At Pivot Point of Horizontal and Vertical
—-have you yet wondered what is at the point of pivot here, where I tilt my saw from horizontal in a continuous downward motion to reach a place of vertical cut?
I must confess that the terms here ‘horizontal’ and ‘vertical’ can lead to many understandings, so I am going to try and narrow down what I am talking about here. This will lead me out again, today and over the weekend to shoot some more photo’s so that the clarification, between ‘horizontal’ and ‘vertical’ is further understood.
One of the problems that I am running into here, is since you are not here standing and watching me do this, I may have to make some type of jigs to hold the saw in place, while I maneuver through the cut and take pictures. For me, when I am in ‘the process’ of cutting a slab, it is mental focus to the max on making that cut and keeping the saw straight and on line. So you will see in this blog story that when I stop to take a picture, somewhere in the cut, getting back into the flow of the cut can be hard….as evidenced here by some slabs that ended up being for firewood….
....there you have it, the evidence of what happens from stopping in the middle of a cut and then having a try at getting the cut going again and maintaining my width across the the slab. I went off on my cut after stopping to make these photos….and then restarting the chainsaw ‘on the ground’, to complete more of the cut….
....and yes, in a perfect world of woodworking delights….I would be running a class here and you would be standing there at the side watching all this as I went from start to finish, in one continuous cut along the length of the log. So if any want to come and apprentice, while working with me, let me know….?
What I am showing, teaching and trying to get across here is that you can do this….but you will have to find the time to practice, practice and more practice! Some may say or think, ”well I’m not woodworking with slabs so this really has no relevance to me”, and to those I would offer the thought that maybe you might still want to cut//rip//crosscut slabs, so that you then have workable sizes of wood to re-saw by bandsawing! A lot of what I am cutting here will not be used for slab benches or tops, but will eventually be ran through my band saw and become other types and pieces of furniture and ‘wood art’. You only limit your-self in the woodworking process, by how much you limit your thinking from all the opportunities possible. Also, there is the satisfaction that comes from being able to say; ”I made this piece of furniture my-self”, knowing that you really did. I cut the tree down, I cut the log into lengths, I cut the log into workable slabs, I air dry those slabs, I work those slabs into the furniture and ‘wood art’ I sell….and yes, there are many starting points along this ‘I process’, but then again ‘I am’....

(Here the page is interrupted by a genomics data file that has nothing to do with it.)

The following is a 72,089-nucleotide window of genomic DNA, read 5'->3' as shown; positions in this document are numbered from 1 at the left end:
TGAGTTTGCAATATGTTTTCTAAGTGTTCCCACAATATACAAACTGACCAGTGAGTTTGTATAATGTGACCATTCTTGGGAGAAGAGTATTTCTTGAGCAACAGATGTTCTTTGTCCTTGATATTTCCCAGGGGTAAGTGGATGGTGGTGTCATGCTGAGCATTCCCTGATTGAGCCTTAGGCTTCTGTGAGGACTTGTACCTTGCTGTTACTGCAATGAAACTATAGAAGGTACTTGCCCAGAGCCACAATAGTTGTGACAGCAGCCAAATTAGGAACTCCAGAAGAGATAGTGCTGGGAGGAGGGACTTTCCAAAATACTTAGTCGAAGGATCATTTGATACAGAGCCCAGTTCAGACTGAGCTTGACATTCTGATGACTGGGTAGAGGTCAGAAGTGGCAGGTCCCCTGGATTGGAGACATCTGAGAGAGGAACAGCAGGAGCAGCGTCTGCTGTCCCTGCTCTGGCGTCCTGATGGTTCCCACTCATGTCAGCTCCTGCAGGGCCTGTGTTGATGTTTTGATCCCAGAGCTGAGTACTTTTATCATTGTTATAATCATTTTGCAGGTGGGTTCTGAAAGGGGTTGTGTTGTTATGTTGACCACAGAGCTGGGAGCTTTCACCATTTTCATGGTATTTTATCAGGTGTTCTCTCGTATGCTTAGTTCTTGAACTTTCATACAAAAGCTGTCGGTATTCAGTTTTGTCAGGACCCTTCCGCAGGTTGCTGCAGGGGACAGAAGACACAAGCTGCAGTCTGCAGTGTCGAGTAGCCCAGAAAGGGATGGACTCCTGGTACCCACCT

When I’m talking here of going from horizontal to vertical in ‘the process’ of the cut, what I am talking about is not so much cutting on the ‘horizontal plane’ as opposed to the ‘vertical plane’, but by one continuous on-going sweeping motion, I am pivoting the saw back and forth on those saw teeth there and so after I reached all the way down to vertical, I will come up in one sweep and move backwards with a horizontal motion of cut to set my new line as I now start pivoting downward once again. Now this is where it may get confusing so that is also why I am thinking on doing some sketches in a coming blog where I may be able to show this pivoting continuous motion that is all-ways going on, till I reach the end of the log. Sound confusing, well I’m trying to work this out, so that one will see just how easy it really is as one gains the understanding and confidence of being more then able, to do this ‘freehand’ method of ripping some slabs.
Much going on here, as evidenced by the many questions in my last blog entry and I will also be answering those questions and comments in the next blog story….such as:
1) ”Frank, do you do anything special to make your cut so it will be perpendicular to the plane, you know straight up and down?”
2) ”I’d have to imagine that there would be logs where the teeth on one side of the bar would not engage the log on the same level on the other side of the bar.”
3) ”You may even have logs where the teeth only engage the log on one side of the bar only.”
4) ”....the width of the bar itself is enough to keep the saw going straight ahead, similarly as what a wide bandsaw blade does versus a narrow one.”
5) ”Frank! Are you using a rip chain on your saw or the standard crosscut type?”
6) ”....if using a standard chain, I found that cutting horizontally produces nice long shavings and the saw isn’t as over worked as if trying to cut with the saw as you have described,”
NOW I thank you Rob, Jojo and Mark for your questions and comments and I will be answering them very soon in the coming days….it’s just that I think some of these questions and comments will benefit you and others, if I also include some photos some of these ‘cuts’....’horizontal and vertical’....and angles of degrees for the chain, the difference in ‘crosscut chains’ and ‘ripping chains’. I also welcome any and more questions that will yet come from this blog story or any others in this series….so think away and write me in the comments.
I will now leave you with a photo of what I am going for, as I proceed down the length of the log….
”....work smart, work safe, and live, to work the wood….”
-- --frank, NH, http://rusticwoodart.tumblr.com/